The Recession And Living In A Small Town.

Have you seen the effects of this recession in your town? Are people you know getting laid off left and right? If you are like most people, you live in or near a big city and are feeling the pinch of this economic downturn. I hear from my friends in Los Angeles and my family back in Boston about all the layoffs and long lines at job fairs that dominate the news every day, and even my own brother has been without a job since January. Seems most every town or city that plays a roll in the bigger economy at large is seeing extremely negative effects of the downturn. However, that’s not really the case here where I live, and I think I know why.

See, while the county that I live in is nearly the size of the state of Connecticut, we don’t have any major factories/businesses/headquarters. The closest thing we have to a major employer within 70 miles of here is a molybdenum mine, which laid off a sizable chunk of their employees earlier this year. But other than that, most every business here in town caters to just us, the residents. The restaurants both employ and feed us, the tourist shops always have some customers (fewer than normal, but we always have tourists coming through), and the “major” employers, such as the town newspaper, the town government, the one big-box store, etc. have not seen cuts at all. This is mainly because we do not provide goods and services outside of our own area. Since we are separated from major towns by many, many miles, our community tends to take care of itself. We cannot have major layoffs because we literally do not have enough companies here, if that makes sense. There are no “extra” jobs that can be cut – almost everybody who has a job in town is needed and necessary. I read stories about companies laying of 20,000 people and I wonder “Well, why did they have them to begin with, if they can exist without them?” My town is kind of like that company after the cuts – we are already streamlined. And because most jobs here serve only our own community, we don’t really feel the effects of the recession. In a lot of ways, it is quite nice to be insulated against some of the troubles that the world at large is experiencing. Jobs like mine do take a little bit of a hit, but because my expenses and overhead is so little here, and we have emergency funds in place, we can easily weather any storm that comes our way. My wife may not make much, being a teacher, but her job in a small community like this is very valuable and is not going anywhere. Meanwhile, thousands of teachers are being cut in places like Arizona and California, where most everyone is feeling the effects.

While we may not have the amenities that many other places have, we do have a pretty solid economy here in our small town. People here are still shopping, eating out, and going to work in the morning. We don’t have long lines at unemployment seminars, crime has not increased, and the businesses that do exist are still opening up every day. There are advantages to living in a small community sometimes, and this is definitely one of those advantages. With no major corporations to support, our small town seems to be doing pretty well. Which brings me to you guys – what are you seeing out there where you are living? Are you noticing in a difference in your town/city/rural area? Are thousands showing up for job fairs, or are there any going on at all? My brother who lives outside Boston has been out of work for 4 months, as I mentioned earlier. I don’t think anyone here has been out of work that long. What’s happening in your neck of the woods?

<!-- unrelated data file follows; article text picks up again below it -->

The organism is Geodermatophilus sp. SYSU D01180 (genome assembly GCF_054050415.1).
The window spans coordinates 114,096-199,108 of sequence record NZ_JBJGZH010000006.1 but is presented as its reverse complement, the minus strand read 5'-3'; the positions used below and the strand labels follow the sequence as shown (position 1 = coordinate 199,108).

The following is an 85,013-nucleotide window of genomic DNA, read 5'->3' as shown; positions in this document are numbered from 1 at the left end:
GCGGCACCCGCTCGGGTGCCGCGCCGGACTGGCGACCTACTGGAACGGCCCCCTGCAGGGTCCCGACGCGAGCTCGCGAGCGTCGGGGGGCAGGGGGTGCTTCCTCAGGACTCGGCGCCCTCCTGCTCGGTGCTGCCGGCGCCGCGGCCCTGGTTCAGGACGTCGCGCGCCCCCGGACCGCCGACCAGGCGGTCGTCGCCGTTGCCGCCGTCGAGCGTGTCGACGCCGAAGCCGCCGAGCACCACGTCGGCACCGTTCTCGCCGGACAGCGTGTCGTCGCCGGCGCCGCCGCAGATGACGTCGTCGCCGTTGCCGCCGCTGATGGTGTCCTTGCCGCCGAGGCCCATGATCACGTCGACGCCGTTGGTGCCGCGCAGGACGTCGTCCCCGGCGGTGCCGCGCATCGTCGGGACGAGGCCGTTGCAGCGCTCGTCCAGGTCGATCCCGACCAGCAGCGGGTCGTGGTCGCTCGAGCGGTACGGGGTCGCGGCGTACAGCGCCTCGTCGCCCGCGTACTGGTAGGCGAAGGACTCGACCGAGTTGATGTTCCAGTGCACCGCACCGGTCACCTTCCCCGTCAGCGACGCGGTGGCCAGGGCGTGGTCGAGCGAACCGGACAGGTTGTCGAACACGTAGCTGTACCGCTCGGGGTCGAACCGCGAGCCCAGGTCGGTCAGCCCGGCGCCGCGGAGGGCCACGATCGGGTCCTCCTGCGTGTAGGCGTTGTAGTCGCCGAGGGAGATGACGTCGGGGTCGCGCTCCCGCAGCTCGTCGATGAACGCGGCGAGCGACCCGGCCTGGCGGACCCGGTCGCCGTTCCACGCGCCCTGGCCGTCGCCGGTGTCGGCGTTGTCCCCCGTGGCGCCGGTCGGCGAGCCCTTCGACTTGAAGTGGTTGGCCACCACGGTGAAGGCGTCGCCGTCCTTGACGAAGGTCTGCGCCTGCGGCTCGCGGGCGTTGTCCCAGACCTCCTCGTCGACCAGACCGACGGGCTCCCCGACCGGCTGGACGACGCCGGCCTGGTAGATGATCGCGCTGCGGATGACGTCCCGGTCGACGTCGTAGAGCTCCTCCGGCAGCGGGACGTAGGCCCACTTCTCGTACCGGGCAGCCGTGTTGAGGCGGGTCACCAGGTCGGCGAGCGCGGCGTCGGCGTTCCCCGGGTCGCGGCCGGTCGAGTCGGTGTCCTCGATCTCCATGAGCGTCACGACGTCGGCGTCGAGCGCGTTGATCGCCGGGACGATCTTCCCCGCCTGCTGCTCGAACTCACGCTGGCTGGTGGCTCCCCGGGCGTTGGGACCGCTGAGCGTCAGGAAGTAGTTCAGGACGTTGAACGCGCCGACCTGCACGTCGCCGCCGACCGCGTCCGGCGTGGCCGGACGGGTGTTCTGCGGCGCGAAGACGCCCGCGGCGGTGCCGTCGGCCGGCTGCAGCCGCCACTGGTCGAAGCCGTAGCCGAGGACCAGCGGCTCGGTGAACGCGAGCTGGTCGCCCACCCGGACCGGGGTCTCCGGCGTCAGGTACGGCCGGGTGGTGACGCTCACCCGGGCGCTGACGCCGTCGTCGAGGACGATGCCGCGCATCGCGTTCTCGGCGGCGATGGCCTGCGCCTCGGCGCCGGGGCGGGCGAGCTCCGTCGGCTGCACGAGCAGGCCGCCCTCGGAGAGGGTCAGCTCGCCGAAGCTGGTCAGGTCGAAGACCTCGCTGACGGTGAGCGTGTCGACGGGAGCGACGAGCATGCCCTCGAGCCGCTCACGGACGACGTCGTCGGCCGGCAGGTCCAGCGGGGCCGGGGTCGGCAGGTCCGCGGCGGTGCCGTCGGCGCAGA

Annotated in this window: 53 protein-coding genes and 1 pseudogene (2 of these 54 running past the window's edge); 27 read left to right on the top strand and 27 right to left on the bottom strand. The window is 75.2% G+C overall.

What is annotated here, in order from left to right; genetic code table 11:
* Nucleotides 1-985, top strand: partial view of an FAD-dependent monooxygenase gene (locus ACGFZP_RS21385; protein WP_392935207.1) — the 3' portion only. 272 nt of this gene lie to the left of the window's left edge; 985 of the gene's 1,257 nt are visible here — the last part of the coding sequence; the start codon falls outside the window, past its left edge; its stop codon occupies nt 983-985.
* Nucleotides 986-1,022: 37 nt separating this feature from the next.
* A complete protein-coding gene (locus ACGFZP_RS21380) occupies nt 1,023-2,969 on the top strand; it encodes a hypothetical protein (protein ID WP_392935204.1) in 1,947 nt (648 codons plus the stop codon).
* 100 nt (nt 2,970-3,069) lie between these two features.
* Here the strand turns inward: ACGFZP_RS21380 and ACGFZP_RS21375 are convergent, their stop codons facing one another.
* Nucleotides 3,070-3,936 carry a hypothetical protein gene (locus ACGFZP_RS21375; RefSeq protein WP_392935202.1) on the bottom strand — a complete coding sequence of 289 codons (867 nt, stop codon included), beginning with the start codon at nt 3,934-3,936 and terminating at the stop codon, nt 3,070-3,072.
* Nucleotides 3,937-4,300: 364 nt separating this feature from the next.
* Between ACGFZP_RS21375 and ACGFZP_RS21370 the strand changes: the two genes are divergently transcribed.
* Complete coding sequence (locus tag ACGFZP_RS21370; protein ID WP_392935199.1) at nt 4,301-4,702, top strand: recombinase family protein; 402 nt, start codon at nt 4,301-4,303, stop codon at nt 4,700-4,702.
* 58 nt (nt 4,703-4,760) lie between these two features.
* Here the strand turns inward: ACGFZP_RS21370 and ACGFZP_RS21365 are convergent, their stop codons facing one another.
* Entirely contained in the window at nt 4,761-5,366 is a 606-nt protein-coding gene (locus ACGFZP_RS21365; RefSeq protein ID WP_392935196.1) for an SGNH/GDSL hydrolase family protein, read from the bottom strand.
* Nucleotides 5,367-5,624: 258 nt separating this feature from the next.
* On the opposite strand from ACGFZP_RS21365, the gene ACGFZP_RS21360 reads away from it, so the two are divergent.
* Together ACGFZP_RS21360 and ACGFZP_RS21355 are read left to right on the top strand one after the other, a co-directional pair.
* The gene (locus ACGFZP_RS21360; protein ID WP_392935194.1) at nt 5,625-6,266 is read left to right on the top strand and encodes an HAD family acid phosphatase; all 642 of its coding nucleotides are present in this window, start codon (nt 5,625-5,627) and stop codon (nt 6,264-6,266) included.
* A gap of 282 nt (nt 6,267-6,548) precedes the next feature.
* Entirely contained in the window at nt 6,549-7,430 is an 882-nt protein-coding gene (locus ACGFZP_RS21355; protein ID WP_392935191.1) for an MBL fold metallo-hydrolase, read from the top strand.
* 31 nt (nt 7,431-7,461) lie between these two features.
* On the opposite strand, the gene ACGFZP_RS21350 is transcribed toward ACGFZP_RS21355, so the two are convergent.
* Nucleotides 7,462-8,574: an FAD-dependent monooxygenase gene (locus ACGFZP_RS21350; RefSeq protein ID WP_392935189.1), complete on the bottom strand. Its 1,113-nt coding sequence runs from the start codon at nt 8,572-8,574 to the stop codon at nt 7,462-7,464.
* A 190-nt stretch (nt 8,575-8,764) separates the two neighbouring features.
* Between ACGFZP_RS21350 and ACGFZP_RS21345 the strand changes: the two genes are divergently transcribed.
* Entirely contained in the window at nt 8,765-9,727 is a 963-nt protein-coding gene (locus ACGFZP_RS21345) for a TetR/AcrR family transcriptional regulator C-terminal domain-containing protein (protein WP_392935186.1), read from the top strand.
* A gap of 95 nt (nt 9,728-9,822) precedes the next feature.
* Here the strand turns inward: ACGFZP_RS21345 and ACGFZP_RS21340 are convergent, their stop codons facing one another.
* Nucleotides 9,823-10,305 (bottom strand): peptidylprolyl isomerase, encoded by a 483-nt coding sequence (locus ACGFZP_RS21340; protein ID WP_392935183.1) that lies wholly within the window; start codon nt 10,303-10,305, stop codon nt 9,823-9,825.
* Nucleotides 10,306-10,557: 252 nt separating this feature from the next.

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Comments (3)

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  1. Miranda says:

    We live in a smaller area as well. We do have some factory type jobs, but they seem to be holding up. Indeed, our metro area (which encompasses about 100,000 in a valley that straddles two states) has one of the lowest unemployment rates in the country. It’s a good place to be right now…

  2. Enrique S says:

    I find that the larger things get, like cities or businesses, the more impersonal they become. In your community, it seems each member is a valued piece of the whole. Sounds like a nice place to live.

  3. marci says:

    I see mostly the same thing – small county pop. 20,000… and this town pop. 4000. With one exception – the lumber mills in town are reducing shifts to one day shift only due to the lack of demand for finished lumber. That has cost some jobs.

    The rest seem to be business as usual – some belt tightening ‘just in case’ and because the media is saying how bad things are. I know our state has the highest unemployment in the nation at 12.4 % right now (or so I read), but our county is “only” at 8.5 % and the usual here year round is 5% – so we haven’t increased that much.

    The farmers are all farming – but the price of milk to the farmer has dropped 30% – but you sure don’t see that at the grocery store… so things are more than tight, but people are still working.

    And – most of us here can ‘get by’ on very little. Clams, fish, game abound, and gardens grow very well here. One thing I have REALLY noticed tho is front yard veggie gardens even in town on the city lots! Lots of them this year – there are about 6 in my neighborhood now, where last year there was only myself and one other – so that’s quite an increase in front yard gardens.